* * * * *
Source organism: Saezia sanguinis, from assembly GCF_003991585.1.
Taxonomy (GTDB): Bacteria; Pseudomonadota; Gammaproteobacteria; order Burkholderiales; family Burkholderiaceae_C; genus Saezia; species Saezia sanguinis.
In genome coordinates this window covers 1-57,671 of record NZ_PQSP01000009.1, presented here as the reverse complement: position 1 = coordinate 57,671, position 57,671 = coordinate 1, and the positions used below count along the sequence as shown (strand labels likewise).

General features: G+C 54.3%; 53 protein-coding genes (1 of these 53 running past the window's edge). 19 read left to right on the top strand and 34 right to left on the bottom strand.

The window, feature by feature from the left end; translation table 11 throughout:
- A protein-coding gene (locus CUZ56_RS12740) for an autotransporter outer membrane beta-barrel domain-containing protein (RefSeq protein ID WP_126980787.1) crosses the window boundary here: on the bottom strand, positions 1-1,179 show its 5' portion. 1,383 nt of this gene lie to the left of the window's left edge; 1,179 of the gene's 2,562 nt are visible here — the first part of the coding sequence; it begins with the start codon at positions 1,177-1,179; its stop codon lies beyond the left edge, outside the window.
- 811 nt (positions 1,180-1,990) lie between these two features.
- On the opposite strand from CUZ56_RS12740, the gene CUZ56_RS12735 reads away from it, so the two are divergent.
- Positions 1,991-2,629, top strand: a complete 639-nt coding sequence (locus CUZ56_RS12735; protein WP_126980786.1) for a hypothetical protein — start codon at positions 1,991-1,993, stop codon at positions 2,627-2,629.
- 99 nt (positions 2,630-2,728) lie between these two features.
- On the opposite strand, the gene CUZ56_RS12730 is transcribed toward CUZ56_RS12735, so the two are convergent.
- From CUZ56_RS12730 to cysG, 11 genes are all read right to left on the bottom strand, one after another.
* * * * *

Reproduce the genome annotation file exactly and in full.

Source organism: Saezia sanguinis, from assembly GCF_003991585.1.
Taxonomy (GTDB): Bacteria; Pseudomonadota; Gammaproteobacteria; order Burkholderiales; family Burkholderiaceae_C; genus Saezia; species Saezia sanguinis.
In genome coordinates this window covers 1-57,671 of record NZ_PQSP01000009.1, presented here as the reverse complement: position 1 = coordinate 57,671, position 57,671 = coordinate 1, and the positions used below count along the sequence as shown (strand labels likewise).

General features: G+C 54.3%; 53 protein-coding genes (1 of these 53 running past the window's edge). 19 read left to right on the top strand and 34 right to left on the bottom strand.

The window, feature by feature from the left end; translation table 11 throughout:
- A protein-coding gene (locus CUZ56_RS12740) for an autotransporter outer membrane beta-barrel domain-containing protein (RefSeq protein ID WP_126980787.1) crosses the window boundary here: on the bottom strand, positions 1-1,179 show its 5' portion. 1,383 nt of this gene lie to the left of the window's left edge; 1,179 of the gene's 2,562 nt are visible here — the first part of the coding sequence; it begins with the start codon at positions 1,177-1,179; its stop codon lies beyond the left edge, outside the window.
- 811 nt (positions 1,180-1,990) lie between these two features.
- On the opposite strand from CUZ56_RS12740, the gene CUZ56_RS12735 reads away from it, so the two are divergent.
- Positions 1,991-2,629, top strand: a complete 639-nt coding sequence (locus CUZ56_RS12735; protein WP_126980786.1) for a hypothetical protein — start codon at positions 1,991-1,993, stop codon at positions 2,627-2,629.
- 99 nt (positions 2,630-2,728) lie between these two features.
- On the opposite strand, the gene CUZ56_RS12730 is transcribed toward CUZ56_RS12735, so the two are convergent.
- From CUZ56_RS12730 to cysG, 11 genes are all read right to left on the bottom strand, one after another.